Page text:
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India’s gas prices: Two systems, one country

There are two gas-pricing mechanisms in India: the Administered Pricing Mechanism (APM) and the regime included in the New Exploration Licensing Policy (Nelp)

The price of imported LNG is not state-set and depends on bilateral contract negotiations and the international spot market.

Implemented in 1987, the APM was the government’s attempt to encourage production from state-chosen nominated gas fields and undeveloped fields, via the Discovered Fields Exploration Policy (DFEP). Under DFEP, private companies, working with India’s state-run firms, negotiated prices through production sharing contracts for undeveloped fields. Once on stream, the gas is sold via state-owned company Gail at APM prices.

Prices for APM and DFEP gas are set by the government via the state-runs firms or by a fixed formula agreed by private companies in joint ventures. It is the main pricing regime for selling gas to the power and fertiliser sectors.

Although there were notable APM gas increases in 1992, 1997, and 2005, prices stayed below production cost, so state-owned companies, mainly India’s Oil and Natural Gas Corporation (ONGC), had to bear the difference. But because the state-owned companies were making money in other business, these subsidies are not regarded as losses but “under-recoveries”.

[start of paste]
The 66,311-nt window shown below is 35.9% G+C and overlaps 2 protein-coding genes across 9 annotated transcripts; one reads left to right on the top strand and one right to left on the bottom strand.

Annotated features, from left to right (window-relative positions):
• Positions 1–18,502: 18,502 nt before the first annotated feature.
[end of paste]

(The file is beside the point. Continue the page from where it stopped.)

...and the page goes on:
But in May 2010, APM gas more than doubled to $4.20/million British thermal units (Btu) from $1.80/m Btu, bringing gas prices closer to the true cost of production. The rise also reduced some of the price distortion, bringing APM more in line with gas produced under the Nelp pricing mechanism.

Nelp was introduced in 1998, and aimed to encourage exploration and production. Pricing for gas produced from fields developed under the Nelp regime still evolving, but it is expected that gas priced under the policy will overtake APM and therefore make it the most relevant pricing mechanism. 

Nelp helped see domestic gas production almost double over the last decade to 52.34 billion cm/y in 2010, Cedigaz data showed. Gas produced under Nelp allows gas producers to “discover” the price of gas themselves. But they are still required to get its “value” from the government which is reviewed every five years.

Nelp states that the “discovered price” should not be lower that the “government-determined value”, which means the government effectively sets a floor on gas prices, and therefore protects the state’s royalty and profit margins (see Nelp guidelines below). This has resulted in gas being sold at multiple prices.  

However, Nelp has inconsistencies which could explain why foreign firms have not invested heavily in India’s gas upstream. For example, while Nelp gives producers marketing freedom to sell gas domestically, the government is also allowed to allocate gas according to its gas utilisation policy. 

During the first decade of Nelp’s implementation, the government did not exercise its right to allocate gas. However, it did for Reliance Industries’ D6 block, in the Krishna Godavari basin, with output prioritised to urea manufacturers first, followed by liquefied petroleum gas (LPG) production plants. 

Government guidelines for pricing under Nelp:

a) Gas should be sold at “market” price;

b) The royalty and profit petroleum of the government should be calculated on the basis of the value;

c) Although the value and price could be different, the higher number should be taken as the value often entire quantity of gas;

d) The government’s role in undertaking an exercise to determine the value of gas arises when the prices have not been determined on the basis of competitive bidding; and

e) Ideally, the value should be ‘discovered’ through an open bidding process.

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